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Arising Out of and in the Course of Employment

The Workers Compensation laws have evolved around this language “arising out of and in the course of employment.” This language shows the connection between the accident and the job. For the injury to arise out of the employment, a connection must show the job and the accident. For the second phrase which states, “in the course of employment” means that the worker is performing his job for the employer and the employee was hurt while at work. Also, there many subjects discusses this that have arisen in the case law. Of course, there are exception to this general rule regarding the case law that was evolved over the years for Workers Compensation. In sum, the case law shows whether the workers compensation claim is compensable or not compensable.

  1. Going to and Coming from Work – This is known as going and coming rule. Normally, workers who travel to work or from work and get injured cannot receive benefits for Workers Compensation. However, there are exceptions to this law which are if the job paid for the transportation or provided a vehicle to travel. Workers whose employer mandates them to provide their own transportation may also have a compensable claim.
  2. Idiopathic Injuries – These types of injures are not compensable. Idiopathic injuries happen when there is unknown cause of harm such as a stroke or heart attack which just happen on the job. However, there is link between the injury and the job. However, there are exception to this rule depending the type of work you do.
  3. Premises Exception – If a worker is injured on the property of the employer, it would be deemed compensable and covered by the employer even though the employee is not being paid by the employer.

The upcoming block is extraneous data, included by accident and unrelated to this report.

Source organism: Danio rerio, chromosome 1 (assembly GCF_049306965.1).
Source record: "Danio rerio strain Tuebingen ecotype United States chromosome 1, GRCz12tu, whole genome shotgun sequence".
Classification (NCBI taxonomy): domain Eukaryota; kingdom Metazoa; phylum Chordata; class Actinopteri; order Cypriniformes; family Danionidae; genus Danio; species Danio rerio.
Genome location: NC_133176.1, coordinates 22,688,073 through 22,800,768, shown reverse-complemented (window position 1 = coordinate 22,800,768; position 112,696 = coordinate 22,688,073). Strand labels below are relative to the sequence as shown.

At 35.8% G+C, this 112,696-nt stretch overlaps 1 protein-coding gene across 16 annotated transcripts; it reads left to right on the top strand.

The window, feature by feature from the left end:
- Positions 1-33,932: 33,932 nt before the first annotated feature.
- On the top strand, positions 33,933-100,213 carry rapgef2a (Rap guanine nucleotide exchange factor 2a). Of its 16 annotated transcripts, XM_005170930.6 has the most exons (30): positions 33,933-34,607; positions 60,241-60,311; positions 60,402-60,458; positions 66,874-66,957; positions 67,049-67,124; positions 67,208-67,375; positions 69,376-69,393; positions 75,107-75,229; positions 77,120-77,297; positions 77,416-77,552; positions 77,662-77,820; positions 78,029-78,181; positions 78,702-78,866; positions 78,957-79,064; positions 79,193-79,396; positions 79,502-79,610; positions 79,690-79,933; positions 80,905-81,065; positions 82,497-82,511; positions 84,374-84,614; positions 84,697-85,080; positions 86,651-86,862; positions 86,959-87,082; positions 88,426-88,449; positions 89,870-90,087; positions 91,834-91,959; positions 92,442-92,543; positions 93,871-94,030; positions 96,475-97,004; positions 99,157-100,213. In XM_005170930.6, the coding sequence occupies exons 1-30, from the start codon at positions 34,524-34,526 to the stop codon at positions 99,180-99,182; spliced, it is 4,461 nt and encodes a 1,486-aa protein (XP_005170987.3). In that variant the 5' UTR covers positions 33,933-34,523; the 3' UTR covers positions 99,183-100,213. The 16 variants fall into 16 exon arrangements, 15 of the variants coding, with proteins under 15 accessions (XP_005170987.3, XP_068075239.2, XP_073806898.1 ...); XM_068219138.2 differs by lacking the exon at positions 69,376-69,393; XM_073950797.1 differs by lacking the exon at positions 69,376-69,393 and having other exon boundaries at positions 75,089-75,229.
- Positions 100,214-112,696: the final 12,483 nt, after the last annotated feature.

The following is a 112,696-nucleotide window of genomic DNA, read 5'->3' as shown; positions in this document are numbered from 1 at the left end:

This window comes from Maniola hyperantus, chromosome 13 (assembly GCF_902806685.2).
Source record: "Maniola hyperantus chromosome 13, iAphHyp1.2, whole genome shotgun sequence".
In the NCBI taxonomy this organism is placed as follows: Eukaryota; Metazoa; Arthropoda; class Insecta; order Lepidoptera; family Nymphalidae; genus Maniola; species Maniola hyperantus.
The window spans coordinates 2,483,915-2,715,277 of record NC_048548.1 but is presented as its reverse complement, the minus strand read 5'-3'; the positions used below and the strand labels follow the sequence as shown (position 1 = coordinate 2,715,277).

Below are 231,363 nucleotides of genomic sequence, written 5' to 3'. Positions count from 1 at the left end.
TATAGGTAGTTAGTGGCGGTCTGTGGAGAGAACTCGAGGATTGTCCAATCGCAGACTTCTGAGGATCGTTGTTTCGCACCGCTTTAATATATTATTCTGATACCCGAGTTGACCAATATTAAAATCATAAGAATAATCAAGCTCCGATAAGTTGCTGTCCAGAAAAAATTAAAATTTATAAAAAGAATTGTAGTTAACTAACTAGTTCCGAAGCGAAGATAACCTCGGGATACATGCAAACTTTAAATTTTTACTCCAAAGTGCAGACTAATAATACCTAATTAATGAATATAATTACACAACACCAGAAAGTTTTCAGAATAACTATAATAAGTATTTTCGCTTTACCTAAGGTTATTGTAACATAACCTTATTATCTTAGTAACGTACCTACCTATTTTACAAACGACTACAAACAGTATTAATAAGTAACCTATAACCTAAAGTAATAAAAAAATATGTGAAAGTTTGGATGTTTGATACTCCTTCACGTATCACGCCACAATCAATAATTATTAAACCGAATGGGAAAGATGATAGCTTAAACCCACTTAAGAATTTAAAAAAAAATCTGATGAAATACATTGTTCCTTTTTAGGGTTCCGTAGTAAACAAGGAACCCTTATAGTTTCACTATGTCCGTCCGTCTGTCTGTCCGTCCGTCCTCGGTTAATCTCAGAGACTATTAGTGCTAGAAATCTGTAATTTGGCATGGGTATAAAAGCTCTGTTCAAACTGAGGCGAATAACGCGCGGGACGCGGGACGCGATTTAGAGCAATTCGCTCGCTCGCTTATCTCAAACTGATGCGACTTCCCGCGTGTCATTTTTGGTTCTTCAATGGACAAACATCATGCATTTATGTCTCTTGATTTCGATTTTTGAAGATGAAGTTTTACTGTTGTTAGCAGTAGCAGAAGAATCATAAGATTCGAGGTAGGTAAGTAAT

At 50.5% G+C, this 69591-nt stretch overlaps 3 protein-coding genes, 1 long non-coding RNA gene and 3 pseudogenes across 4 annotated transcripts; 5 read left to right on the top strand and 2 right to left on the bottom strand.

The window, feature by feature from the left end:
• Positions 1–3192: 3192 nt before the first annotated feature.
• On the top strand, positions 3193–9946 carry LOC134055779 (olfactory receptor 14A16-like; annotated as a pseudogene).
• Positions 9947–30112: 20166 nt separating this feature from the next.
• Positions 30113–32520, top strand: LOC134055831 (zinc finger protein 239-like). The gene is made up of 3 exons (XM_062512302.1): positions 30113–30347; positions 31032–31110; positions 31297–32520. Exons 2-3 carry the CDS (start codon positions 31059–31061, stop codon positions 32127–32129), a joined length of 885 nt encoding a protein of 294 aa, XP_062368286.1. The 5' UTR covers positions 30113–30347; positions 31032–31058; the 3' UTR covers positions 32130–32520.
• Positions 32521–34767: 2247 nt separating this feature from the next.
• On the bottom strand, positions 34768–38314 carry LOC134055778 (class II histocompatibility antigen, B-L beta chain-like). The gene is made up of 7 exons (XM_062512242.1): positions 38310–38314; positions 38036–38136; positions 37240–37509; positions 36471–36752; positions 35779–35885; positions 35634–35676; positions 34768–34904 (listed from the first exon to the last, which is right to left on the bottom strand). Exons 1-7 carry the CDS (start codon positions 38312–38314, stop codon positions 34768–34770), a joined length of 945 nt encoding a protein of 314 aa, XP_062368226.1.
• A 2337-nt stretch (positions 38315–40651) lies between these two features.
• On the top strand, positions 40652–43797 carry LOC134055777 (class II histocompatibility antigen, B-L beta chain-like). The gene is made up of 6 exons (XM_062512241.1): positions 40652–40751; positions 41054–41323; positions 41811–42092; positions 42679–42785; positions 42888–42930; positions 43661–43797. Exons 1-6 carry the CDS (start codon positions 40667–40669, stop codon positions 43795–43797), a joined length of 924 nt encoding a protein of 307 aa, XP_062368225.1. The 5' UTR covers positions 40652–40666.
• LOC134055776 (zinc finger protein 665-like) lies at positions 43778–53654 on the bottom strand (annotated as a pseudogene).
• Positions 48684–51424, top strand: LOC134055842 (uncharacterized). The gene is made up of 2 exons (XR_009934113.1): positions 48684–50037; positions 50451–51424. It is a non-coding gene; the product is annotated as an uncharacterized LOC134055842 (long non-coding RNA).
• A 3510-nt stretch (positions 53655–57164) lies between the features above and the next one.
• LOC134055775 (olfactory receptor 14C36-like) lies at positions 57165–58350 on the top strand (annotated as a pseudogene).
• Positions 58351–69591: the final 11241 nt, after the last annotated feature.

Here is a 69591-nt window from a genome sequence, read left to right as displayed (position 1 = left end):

4. Dual Purpose Doctrine – If an employee drives to a place for the purpose of the employer, then employee may be covered because he/she is acting in furtherance of the employer’s business.
  5. Injured by Third Parties – Intentional or negligent acts causing harm by third parties are compensable.
  6. Horseplay – If an employee is fooling around at work or partying causing his injury, the employer may not be covered for benefits. Normally, the person who started it will not be covered.
  7. Special or Proximity Hazard Exception – If an employee is harmed by a special hazard and is unique to his job and left the premises of the employer, that can be compensable.
  8. Special Errand Exception – If the worker ran the specific errand for the employer, that can be found compensable. However, there are exception to this rule as well to applies like the Dual Purpose Doctrine.
  9. Off-Duty Injuries – When an employee is on a short break and is injured, that can be found compensable. There are factors associated with this particular rule such as how often breaks are taken, deviation from employment, the duration of breaks, and if these breaks were allowed.

You should hire an experienced attorney when you are hurt on the job to make sure that your claim goes as smoothly as possible. As your Frederick Worker Compensation Attorney, the Law Firm is here to serve Frederick, Montgomery, Washington, and Carroll Counties as well as the remaining Maryland area. The Firm would like to be your Workers Compensation Lawyer. Please contact the Soubra Law Firm at 301-219-5038 to discuss your case.

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